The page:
Jeffrey Wu

When I was in China, we were taught in public school that God doesn't exist. In my younger years, I tended to believe this teaching, but by the time I was a college student, I began to reconsider. "Does God possibly exist, after all?" I wondered if the universe was the result of some random process or the creation of an intelligent person.

When I came to America several years ago to pursue a Ph.D., I met two Christian men, an American and a Mainland Chinese. I asked them many questions about Christianity, and they gave good answers. From that time, I began to read the Bible and Christian study books.

My first conclusion from reading was that the teachings of the Bible are really impressive. For example, Jesus teaches us to "love your neighbor as yourself." Also, the Bible teaches that everyone in the Christian family is important and that we should work together rather than be jealous of each other's merits. I realized that if all people could follow this kind of teaching, the world would be a wonderful place.

My second conclusion was that Jesus must have been God rather than merely a man. I felt that, otherwise, he could not have given such powerful teachings, and influenced so many people in just three years of active ministry. Further, I was impressed by the fact that Jesus did the things He taught.

One day, several years ago, I was sitting in a restaurant with my American Christian friend, and we were talking about these things. I finally decided I wanted to be a Christian, and I prayed something like this, "Lord Jesus, thank you for dying for my sin. Please forgive my sins. Please come into my heart and live within me and direct my life."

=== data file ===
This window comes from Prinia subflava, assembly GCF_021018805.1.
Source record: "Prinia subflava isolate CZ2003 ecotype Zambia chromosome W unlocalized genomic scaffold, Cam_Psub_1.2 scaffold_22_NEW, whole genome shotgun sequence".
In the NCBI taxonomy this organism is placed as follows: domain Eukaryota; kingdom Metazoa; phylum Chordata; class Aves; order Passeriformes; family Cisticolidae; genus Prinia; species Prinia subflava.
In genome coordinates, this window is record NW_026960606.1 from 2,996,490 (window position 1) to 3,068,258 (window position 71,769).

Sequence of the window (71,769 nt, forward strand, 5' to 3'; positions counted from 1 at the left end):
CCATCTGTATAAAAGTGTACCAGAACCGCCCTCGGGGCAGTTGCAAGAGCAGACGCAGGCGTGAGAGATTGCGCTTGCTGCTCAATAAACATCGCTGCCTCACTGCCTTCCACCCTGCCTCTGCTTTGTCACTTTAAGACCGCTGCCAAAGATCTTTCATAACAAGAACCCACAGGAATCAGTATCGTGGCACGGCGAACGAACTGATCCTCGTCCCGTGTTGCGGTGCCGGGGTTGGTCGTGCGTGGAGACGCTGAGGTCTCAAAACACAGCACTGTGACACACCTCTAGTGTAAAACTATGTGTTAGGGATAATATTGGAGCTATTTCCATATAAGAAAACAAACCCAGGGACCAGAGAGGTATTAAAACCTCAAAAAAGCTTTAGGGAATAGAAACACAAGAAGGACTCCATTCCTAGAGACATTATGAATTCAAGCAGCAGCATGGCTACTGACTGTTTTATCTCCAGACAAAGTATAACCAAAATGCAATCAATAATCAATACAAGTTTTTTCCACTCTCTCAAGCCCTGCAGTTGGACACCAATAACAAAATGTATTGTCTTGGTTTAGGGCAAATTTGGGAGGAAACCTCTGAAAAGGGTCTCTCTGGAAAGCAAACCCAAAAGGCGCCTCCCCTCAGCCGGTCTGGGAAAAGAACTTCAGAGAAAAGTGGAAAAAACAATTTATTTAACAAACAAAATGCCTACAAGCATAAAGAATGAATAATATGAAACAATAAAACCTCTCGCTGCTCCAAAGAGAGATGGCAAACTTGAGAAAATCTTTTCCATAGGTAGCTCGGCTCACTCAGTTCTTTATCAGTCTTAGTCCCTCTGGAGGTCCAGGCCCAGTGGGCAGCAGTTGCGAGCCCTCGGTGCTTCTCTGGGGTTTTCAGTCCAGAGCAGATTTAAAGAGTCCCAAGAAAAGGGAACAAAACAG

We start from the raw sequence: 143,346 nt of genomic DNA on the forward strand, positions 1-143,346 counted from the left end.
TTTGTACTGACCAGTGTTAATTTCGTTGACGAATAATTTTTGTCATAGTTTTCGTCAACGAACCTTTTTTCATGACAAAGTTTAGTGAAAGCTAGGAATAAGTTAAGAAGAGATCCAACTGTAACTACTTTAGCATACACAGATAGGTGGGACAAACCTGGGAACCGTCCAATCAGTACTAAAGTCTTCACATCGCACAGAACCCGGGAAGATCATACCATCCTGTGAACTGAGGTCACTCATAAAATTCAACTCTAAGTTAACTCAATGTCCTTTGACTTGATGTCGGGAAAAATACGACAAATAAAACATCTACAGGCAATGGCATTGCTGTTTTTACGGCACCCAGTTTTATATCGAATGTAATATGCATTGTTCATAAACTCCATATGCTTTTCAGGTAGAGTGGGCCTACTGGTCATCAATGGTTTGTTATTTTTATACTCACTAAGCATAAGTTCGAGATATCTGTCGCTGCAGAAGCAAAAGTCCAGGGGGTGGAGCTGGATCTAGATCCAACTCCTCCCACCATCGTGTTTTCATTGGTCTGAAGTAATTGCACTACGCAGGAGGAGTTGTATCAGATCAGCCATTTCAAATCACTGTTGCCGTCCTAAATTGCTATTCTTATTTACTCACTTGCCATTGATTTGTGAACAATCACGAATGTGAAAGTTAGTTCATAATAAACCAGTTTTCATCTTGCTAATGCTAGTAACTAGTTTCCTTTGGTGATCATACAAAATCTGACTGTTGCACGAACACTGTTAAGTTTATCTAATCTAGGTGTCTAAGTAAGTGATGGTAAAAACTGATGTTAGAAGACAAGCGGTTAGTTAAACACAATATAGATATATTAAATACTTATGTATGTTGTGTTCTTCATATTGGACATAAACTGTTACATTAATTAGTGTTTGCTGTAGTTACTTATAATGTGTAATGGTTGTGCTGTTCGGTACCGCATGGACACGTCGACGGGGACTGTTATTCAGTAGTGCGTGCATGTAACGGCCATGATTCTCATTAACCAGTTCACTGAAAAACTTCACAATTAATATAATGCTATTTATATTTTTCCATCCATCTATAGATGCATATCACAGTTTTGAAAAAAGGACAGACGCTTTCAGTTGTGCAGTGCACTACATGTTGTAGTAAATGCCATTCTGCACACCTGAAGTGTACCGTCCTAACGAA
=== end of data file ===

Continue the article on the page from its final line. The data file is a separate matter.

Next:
I now feel that life is more hopeful and more peaceful. Why? Because God is with me, and He gives me strength, encouragement and peace. Before I became a Christian, I often wondered about the meaning of life. Sometimes this made me worry, and sometimes it made me depressed.

Also, I can now get along with people better than I used to. I suppose this is a result of studying the Bible and following the teachings of the Bible.

All of this has been a big change. It may not look so drastic to others, but I know how big this change has been. My office-mate and a fellow student have both noticed this change, even though neither of them are yet Christians. (In fact, they sometimes tease me about attending Christian activities.) There are many sports and entertainment opportunities on the campus, but I give priority to Christian activities. To me, along with God's love comes responsibility to serve God.

I hope that more Chinese will become Christians so that they can enjoy life more and be assured of eternal life. I recently talked to a fellow Chinese who would like to become a Christian but is afraid of possible persecution when he returns. I encouraged him to trust in Jesus--something I would never have said a few years ago.

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